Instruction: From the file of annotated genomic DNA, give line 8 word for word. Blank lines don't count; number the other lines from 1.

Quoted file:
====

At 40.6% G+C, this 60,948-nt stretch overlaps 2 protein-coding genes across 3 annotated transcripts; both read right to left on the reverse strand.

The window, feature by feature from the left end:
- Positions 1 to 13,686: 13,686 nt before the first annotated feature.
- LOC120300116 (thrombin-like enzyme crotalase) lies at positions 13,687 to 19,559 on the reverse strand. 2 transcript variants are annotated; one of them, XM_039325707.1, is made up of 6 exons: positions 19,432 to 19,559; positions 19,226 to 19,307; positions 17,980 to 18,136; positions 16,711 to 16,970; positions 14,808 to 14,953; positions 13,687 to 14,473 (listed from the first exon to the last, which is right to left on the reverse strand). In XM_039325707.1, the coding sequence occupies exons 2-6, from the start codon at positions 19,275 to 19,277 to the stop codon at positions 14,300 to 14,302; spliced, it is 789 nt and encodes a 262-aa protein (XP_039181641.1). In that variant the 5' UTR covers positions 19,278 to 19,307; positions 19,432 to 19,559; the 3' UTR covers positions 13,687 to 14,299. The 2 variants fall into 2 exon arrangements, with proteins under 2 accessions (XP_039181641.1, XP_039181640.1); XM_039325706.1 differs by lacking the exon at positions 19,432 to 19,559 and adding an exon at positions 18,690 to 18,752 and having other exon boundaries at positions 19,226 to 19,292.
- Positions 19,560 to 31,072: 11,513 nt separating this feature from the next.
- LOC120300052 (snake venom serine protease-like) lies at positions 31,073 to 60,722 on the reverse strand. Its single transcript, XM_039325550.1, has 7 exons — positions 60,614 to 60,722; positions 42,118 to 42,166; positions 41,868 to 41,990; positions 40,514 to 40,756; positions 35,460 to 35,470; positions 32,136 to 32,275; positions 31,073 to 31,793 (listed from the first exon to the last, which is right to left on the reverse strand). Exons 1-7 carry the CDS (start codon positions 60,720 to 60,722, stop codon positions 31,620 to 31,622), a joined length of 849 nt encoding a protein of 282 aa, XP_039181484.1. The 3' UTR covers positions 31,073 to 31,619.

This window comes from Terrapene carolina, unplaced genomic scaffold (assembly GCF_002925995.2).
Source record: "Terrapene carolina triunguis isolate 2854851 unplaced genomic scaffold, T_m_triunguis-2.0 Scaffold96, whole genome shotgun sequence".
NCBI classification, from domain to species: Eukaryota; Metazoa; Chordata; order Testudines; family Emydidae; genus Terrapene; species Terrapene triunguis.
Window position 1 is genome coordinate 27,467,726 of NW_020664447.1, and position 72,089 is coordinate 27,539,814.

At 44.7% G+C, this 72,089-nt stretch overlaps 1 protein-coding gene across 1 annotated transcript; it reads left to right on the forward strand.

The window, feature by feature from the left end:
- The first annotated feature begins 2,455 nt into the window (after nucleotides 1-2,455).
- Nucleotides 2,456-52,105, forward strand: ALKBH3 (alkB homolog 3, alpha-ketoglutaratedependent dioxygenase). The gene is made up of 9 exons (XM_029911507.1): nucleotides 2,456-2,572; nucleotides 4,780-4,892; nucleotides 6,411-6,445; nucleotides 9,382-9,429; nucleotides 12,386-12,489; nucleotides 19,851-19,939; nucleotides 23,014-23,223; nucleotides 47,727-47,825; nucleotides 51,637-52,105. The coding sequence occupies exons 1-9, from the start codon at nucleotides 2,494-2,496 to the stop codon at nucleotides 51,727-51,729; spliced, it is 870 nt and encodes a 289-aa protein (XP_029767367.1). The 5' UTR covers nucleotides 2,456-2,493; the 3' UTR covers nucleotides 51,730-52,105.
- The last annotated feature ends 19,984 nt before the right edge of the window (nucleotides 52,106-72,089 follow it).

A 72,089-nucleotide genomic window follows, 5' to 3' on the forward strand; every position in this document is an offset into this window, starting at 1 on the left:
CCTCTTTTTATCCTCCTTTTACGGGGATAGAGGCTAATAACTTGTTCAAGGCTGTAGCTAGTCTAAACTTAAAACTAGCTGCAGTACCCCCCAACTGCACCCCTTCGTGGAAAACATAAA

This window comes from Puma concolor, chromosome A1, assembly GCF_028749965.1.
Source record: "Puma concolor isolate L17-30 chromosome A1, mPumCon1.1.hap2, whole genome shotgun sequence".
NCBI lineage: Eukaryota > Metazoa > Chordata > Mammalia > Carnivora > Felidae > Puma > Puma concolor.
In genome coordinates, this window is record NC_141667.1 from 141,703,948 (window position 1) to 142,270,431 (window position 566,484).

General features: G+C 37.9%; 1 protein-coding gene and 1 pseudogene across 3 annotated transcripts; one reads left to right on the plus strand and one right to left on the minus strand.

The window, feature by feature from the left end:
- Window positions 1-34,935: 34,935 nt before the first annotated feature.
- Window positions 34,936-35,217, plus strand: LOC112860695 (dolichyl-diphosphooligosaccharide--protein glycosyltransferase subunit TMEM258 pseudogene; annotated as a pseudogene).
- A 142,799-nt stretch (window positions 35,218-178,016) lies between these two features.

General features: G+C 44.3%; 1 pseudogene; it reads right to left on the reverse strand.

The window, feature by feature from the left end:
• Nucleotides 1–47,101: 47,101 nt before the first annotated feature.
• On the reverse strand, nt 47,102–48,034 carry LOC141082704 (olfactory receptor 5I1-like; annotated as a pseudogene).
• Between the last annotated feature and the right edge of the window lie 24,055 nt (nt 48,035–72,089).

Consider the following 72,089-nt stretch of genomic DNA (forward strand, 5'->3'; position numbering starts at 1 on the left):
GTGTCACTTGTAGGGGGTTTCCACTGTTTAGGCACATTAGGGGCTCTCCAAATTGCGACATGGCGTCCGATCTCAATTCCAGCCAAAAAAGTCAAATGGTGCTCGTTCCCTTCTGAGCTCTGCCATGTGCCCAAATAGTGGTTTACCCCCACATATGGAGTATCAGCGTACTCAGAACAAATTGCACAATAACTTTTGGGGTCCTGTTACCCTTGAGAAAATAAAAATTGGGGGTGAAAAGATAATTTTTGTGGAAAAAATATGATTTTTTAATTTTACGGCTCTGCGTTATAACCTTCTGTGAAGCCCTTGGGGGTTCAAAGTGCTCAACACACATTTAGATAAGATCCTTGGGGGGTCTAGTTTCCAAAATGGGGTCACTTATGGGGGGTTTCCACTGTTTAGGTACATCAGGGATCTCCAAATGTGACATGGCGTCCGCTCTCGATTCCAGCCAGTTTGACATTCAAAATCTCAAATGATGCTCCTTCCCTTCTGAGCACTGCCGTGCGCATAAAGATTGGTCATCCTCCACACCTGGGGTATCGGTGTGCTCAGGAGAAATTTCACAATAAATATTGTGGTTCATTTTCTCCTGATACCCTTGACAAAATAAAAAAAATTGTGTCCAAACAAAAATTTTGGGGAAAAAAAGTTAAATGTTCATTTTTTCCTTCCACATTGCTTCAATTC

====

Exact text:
Source record: "Terrapene carolina triunguis isolate 2854851 unplaced genomic scaffold, T_m_triunguis-2.0 Scaffold96, whole genome shotgun sequence".